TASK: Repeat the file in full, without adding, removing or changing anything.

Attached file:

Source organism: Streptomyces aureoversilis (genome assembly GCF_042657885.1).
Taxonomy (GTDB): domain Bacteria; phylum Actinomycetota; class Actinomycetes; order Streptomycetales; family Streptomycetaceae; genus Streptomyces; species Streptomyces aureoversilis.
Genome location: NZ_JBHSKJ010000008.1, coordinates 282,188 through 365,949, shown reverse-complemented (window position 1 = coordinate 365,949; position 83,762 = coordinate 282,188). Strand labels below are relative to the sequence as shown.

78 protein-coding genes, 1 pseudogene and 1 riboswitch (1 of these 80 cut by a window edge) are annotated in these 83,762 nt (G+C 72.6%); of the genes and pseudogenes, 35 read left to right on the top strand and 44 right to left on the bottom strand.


Source organism: Streptomyces aureoversilis (genome assembly GCF_042657885.1).
Taxonomy (GTDB): domain Bacteria; phylum Actinomycetota; class Actinomycetes; order Streptomycetales; family Streptomycetaceae; genus Streptomyces; species Streptomyces aureoversilis.
Genome location: NZ_JBHSKJ010000008.1, coordinates 282,188 through 365,949, shown reverse-complemented (window position 1 = coordinate 365,949; position 83,762 = coordinate 282,188). Strand labels below are relative to the sequence as shown.

78 protein-coding genes, 1 pseudogene and 1 riboswitch (1 of these 80 cut by a window edge) are annotated in these 83,762 nt (G+C 72.6%); of the genes and pseudogenes, 35 read left to right on the top strand and 44 right to left on the bottom strand.